Syracuse, NY – Another minute and it wouldn’t have happened.
As one of the biggest crowds of the season at the St. Joseph’s Health Amphitheater in Lakeview wondered if the Foo Fighters were actually coming, concert planners planned how they were going to deliver very, very bad news to everybody.
The group was stuck on a runway at JFK airport, pinned to the ground by a stubborn fog that did not want to lift. It was 8:19 p.m. and the pilot had not obtained take-off clearance. It seemed impossible that they would go to Syracuse for the show.
The organizers of the Amphitheater then planned the communications. They asked the group to record a video apologizing for not doing so. They messaged the crowd in the workshop, struggling with a tough question: How do you tell 15,000 drunken and impatient fans to turn around and go home?
Even Dave Grohl, the fearless frontman whose name is synonymous with rock ‘n roll, seemed ready to give up.
“We sat on this track for four fucking hours,” he said. “And we were like, ‘maybe the show won’t be tonight.’ “
Grohl said the group had set a deadline: if they weren’t on their way to Syracuse by 8:20 p.m., the show wouldn’t take place.
8:15 am rolled. Then 8:16. 8:17. 8:18 am.
At 8:19 p.m., Grohl received a note from the pilot.
“They said, okay, we’re going to Syracuse,” he said. “We have a fucking rock show.”
The drama of the delay and the suspense of the will that they won’t have left the crowd on their nerves for hours, ultimately fueling an exhilarating, rock-hard two-hour set from one of rock’s most revered bands.
It was the stuff rock and roll legends are made of.
Hours before Grohl and his company finally arrived on stage, the organizers of the St. Joseph’s Amphitheater grappled with a series of decisions on whether to continue the show.
Brian Donnelly, deputy director of Onondaga County, said as people poured into the parking lot, organizers learned the group was not yet in Syracuse.
They had a decision to make early in the evening: will we open the doors and start letting people in, even though the group is stuck on a tarmac in New York? Or are we throwing in the towel now?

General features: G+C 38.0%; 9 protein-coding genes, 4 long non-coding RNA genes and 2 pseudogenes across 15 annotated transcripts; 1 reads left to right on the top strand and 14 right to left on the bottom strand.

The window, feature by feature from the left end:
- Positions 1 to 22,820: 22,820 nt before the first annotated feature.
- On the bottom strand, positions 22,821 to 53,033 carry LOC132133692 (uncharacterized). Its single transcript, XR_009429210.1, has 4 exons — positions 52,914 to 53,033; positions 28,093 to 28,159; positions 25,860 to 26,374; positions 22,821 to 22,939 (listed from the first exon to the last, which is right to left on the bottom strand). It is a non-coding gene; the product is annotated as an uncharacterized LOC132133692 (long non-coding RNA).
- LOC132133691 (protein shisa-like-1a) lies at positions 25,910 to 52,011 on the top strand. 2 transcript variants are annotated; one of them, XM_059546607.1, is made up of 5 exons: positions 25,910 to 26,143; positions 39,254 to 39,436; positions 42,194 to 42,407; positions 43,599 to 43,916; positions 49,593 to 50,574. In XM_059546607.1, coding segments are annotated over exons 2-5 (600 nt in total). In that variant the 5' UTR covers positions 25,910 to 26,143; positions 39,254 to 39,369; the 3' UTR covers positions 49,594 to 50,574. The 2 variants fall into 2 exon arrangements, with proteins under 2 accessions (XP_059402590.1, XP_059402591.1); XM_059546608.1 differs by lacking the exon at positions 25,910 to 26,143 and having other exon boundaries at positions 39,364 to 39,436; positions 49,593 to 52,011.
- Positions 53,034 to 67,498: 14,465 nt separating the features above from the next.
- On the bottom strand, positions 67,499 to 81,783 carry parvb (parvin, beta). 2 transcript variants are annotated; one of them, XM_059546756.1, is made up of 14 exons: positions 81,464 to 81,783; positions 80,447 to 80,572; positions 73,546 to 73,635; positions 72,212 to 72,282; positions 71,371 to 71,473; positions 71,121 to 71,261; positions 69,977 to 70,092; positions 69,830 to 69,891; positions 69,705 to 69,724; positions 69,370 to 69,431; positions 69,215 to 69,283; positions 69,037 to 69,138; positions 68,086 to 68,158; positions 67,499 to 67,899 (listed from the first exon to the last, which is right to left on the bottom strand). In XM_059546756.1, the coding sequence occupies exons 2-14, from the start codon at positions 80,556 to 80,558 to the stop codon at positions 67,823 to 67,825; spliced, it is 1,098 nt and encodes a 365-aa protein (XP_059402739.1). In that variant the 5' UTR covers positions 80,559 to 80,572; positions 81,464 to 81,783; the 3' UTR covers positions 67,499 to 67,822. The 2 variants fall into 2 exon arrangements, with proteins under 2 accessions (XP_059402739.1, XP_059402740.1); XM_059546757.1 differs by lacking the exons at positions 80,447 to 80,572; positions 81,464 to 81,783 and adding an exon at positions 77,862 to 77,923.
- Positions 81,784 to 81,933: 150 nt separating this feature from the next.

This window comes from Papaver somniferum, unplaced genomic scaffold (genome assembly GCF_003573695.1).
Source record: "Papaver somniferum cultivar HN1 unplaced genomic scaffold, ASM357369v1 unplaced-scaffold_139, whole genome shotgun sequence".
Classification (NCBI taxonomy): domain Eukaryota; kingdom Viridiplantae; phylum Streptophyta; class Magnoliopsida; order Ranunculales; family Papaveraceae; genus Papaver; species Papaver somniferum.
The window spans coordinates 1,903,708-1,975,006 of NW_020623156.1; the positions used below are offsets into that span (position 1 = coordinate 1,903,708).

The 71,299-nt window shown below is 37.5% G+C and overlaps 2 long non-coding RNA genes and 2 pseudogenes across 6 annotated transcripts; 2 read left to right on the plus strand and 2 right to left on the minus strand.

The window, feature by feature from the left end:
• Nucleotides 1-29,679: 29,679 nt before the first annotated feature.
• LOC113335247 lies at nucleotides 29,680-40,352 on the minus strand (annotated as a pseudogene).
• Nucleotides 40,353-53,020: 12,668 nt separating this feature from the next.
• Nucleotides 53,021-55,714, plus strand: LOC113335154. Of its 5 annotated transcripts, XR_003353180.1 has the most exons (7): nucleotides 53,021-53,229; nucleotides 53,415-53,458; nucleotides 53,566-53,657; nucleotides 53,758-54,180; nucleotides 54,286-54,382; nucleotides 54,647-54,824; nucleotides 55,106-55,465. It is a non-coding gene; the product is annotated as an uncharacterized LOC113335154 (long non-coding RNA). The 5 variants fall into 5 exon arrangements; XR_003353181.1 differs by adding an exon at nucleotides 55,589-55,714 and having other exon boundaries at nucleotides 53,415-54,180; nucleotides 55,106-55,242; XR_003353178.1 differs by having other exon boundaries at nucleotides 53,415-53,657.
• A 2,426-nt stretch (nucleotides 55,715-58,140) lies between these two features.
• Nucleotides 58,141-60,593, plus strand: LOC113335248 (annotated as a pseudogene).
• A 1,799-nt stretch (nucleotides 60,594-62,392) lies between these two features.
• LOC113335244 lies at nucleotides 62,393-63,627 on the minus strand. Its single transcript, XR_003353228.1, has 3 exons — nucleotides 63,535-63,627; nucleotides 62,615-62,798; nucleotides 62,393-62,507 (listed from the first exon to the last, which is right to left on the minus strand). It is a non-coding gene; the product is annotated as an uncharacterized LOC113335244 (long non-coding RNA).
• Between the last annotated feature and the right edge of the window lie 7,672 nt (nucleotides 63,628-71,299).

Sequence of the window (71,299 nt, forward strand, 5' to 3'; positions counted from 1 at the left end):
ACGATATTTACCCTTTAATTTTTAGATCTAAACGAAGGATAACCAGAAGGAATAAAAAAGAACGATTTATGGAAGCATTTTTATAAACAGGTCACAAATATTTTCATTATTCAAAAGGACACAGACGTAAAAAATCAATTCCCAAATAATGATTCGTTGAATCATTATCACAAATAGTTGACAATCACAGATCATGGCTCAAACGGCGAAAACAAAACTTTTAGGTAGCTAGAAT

It was around 6:10 p.m. They decided the show should go on.
“All we knew was they had been delayed, nobody knew if they were going to make it,” Donnelly said. “So we opened the doors.”
At 7:30 p.m., thousands of people were there, taking their seats, ordering drinks, buying goods. But the Foo Fighters were still on a trail at JFK, drinking champagne, wondering if they could come here.
As the evening wore on, it seemed more and more likely that the group would not make it. Donnelly said he wanted to get as many people as possible into the doors in case they needed to send the crowds home. The last thing the organizers wanted was a collision: thousands of people still trying to get in, while thousands more were trying to get out.
At eight o’clock, therefore, the lawn and the shell were full. And the organizers were making a plan to send everyone home.
Onondaga County Manager Ryan McMahon said Live Nation officials spoke to the group, asking them to record a video apologizing for not getting there. This could play out on the large screens of the Amphitheater and cushion the blow somewhat.
The logistics staff at the amphitheater were working to rearrange the entrance “chutes” to get people out of the room, not inside. They were also discussing the messages: what do we say to everyone?
McMahon – who said he was in Albany for a meeting but distracted by frequent updates on the show – said organizers were one minute away from making the announcement.
Then came the call. The Foo Fighters were the driving wheels.
“We were getting ready for the artist to record a video, apologizing and getting ready to play it and start the logistics stuff to prepare for security,” McMahon said. “Just when [that announcement] was about to be done, they got the go ahead.
The show therefore continued. Opener Bambara took the stage at 8:30 p.m. – about 90 minutes after the scheduled time. An announcer prefaced their set with the first official word to fans about the group’s delay. The Foo Fighters were held at JFK, he said, but they were in the air and on the way.
While Bambara was playing, the stampede began to bring the Foo Fighters to the site.
“There was massive relief, but you still had a lot of arrangements,” Donnelly said. “You are on pins and needles.”
McMahon said his office needs to decide what time the band can play. There is a curfew which usually starts at 11pm. The group didn’t even land in Syracuse until after 9 a.m.
“The question that was our call to make is what time do they play,” said McMahon. “The team made the right decision – they can play as late as they want and we’ll take care of the repercussions later. “
At least two sheriff’s deputies parked on the tarmac at Hancock International Airport, waiting for a pair of private jets en route upstate.
A Gulf Stream and a Cessna landed shortly after 9:20 p.m. According to Michael Benny of CNYCentral, an air traffic controller greeted the planes with a question:
“Do you have any luck having a band on board that is late for a concert?” “
The parade of vehicles and flashing lights descended Interstate 81 to the backstage of the Amphitheater.
After four hours on the JFK sidewalk, a one-flight sprint and a mad dash to the amphitheater, the group’s motorcade rushed backstage in a parade of flashing lights. It was 9:46 p.m. The fans erupted.
Grohl said he got out of the car, put on a new pair of shoes and jumped on stage.
It was 9:56 p.m. – just the start of a show that imposed local curfews, which lasted until midnight.
“You know, we almost didn’t make it here tonight!” He barked at the crowd before chanting the lyrics to the opening song:
“It’s times like these that you learn to live again.